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DOCUMENTS


The Tentacle


July 13, 2005

“Once more unto the breach….”

John W. Ashbury

Since January of 2001 there have been those who wondered aloud about where the incivility in City Hall had its beginnings. Perhaps, now, we have an answer, as last week’s Pressing Issues show on Adelphia Cable 10 provided a major clue.

At the inauguration of the current City of Frederick administration, some say, Alderman Bill Hall herded the discourse down a spiral path to its present state. Others claim that Mayor Jennifer Dougherty did likewise when she spent a great deal of her address bad-mouthing James S. Grimes and his eight-year run preceding her ascension to the throne.

As the years have progressed the level of animosity has deteriorated to its present level of childish behavior. And all of the current elected officials have had their hand in this cookie jar. Some critics say that Alderman Marcia Hall has not participated in the pettiness as have the others, but she has allowed herself to be a pawn of the mayor in shutting out the three men, Republicans all, from discussions on critical issues before they come to public discourse.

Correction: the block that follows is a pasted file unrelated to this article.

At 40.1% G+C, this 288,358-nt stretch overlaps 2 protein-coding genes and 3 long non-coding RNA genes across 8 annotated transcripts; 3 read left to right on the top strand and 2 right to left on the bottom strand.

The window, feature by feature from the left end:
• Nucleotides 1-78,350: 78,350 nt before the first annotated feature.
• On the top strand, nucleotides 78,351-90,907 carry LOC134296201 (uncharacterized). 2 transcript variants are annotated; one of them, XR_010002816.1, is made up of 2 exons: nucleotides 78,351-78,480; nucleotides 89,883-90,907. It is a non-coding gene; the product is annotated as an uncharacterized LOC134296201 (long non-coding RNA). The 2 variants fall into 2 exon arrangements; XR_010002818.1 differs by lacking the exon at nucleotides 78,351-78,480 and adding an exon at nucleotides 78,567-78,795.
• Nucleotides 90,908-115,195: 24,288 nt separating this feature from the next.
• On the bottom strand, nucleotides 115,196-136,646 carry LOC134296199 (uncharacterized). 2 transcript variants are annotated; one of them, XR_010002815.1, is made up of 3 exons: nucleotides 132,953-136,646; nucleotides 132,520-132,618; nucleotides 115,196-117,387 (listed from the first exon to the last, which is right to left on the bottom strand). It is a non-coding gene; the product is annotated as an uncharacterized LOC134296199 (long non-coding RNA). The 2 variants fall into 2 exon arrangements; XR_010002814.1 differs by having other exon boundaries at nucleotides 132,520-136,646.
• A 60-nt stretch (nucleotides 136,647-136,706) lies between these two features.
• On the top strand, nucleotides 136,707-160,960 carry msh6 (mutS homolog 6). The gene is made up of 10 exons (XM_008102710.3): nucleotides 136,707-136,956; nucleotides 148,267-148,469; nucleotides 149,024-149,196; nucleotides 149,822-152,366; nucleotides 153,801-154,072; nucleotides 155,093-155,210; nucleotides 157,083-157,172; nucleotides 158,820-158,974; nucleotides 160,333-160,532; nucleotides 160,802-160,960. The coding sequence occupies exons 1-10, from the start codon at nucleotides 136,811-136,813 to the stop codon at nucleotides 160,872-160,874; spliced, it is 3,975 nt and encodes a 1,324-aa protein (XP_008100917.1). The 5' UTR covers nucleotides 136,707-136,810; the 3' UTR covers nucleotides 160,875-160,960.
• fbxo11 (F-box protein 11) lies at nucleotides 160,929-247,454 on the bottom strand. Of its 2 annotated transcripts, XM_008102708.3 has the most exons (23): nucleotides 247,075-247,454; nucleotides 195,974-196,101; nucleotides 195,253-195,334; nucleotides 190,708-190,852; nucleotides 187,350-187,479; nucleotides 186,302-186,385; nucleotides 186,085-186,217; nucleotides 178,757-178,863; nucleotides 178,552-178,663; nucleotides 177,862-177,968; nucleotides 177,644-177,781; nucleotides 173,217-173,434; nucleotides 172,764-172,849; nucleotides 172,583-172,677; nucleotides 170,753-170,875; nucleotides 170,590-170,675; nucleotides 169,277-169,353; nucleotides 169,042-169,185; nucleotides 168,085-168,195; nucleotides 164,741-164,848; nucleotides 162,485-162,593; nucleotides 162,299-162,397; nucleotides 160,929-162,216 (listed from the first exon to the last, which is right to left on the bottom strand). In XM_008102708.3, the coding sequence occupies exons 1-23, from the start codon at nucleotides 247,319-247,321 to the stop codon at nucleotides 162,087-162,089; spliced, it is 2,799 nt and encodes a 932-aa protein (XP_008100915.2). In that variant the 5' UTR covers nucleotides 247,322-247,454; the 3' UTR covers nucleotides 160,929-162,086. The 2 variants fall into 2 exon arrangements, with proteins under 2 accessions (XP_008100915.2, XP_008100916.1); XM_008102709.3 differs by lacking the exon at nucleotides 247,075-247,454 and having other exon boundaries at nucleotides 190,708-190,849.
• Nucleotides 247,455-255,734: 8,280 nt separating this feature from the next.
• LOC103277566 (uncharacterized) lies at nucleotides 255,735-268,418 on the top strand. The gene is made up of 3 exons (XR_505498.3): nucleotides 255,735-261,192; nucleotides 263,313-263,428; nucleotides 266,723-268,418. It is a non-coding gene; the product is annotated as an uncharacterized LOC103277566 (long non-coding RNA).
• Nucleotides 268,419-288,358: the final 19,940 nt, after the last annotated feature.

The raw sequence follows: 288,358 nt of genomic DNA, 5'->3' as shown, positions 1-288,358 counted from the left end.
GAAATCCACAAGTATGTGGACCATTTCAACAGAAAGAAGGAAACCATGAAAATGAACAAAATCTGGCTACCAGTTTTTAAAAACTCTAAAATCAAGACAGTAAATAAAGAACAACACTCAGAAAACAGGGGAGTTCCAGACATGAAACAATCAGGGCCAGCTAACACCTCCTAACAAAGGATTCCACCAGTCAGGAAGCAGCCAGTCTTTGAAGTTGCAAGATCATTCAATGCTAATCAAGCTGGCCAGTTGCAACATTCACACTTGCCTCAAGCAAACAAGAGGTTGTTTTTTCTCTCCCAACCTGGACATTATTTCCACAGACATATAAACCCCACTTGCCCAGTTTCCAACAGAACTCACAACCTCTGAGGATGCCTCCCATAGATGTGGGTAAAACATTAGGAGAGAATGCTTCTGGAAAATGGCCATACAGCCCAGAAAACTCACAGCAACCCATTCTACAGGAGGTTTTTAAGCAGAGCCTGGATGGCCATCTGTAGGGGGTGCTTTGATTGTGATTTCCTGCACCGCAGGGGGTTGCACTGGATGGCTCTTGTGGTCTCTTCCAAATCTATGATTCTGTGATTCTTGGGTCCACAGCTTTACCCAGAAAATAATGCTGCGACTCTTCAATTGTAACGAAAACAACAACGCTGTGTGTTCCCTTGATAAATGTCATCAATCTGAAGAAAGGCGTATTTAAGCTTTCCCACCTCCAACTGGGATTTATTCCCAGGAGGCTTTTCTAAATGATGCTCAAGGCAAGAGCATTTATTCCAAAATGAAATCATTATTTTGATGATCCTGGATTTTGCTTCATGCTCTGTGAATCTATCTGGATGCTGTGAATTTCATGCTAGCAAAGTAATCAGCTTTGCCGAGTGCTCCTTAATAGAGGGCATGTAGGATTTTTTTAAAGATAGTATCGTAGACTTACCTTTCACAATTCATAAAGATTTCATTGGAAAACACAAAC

All along the way there has been a heavy influence on all these matters from one whose public role comes only through the natural act of fatherhood. And that Pressing Issues program brought it home to all those who pay attention, even the apologists for Her Honor.

The first indication that comes to mind that Robert D. Dougherty still maintained a patriarchal influence over his daughter arose when the clamor over The Weinberg Center For The Arts was at its peak. Roy Meachum, who now waxes eloquent on The Tentacle, was squiring Karen Korrell, the president of the Weinberg board, to numerous political and social events.

Somehow The Washington Post decided to do a story detailing the relationship between Mr. Meachum and Ms. Korrell as breaking news. Mr. Meachum, who had been an outspoken critic of the manner in which the city administration was handling the situation at The Weinberg, provided The Post reporter a copy of a column he had written months earlier acknowledging his personal friendship with Ms. Korrell.

It was obvious from the tone of that Post story that the original intent of the piece was to tack an “unethical” label on Mr. Meachum for criticizing the city administration over Weinberg issues while at the same time keeping a social relationship with Ms. Korrell secret.

On the day after The Post article appeared – and while he was out of his house – Mr. Meachum received a telephone call from Mr. Dougherty demanding a copy of the column in which he had disclosed his relationship with Ms. Korrell.

Skipping forward to earlier this year, we find the mayor’s family participating in an outdoor sales event along Shab Row near a store they operate. A non-profit organization, with the full permission of the owner of the buildings along East Street, set up their display next to the Dougherty’s. The mayor’s father objected strenuously and confronted the non-profit volunteers, becoming quite boisterous and loud. Later, when the mayor herself showed up, she too confronted the volunteers and even the owner of the property, according to reports reaching The Tentacle.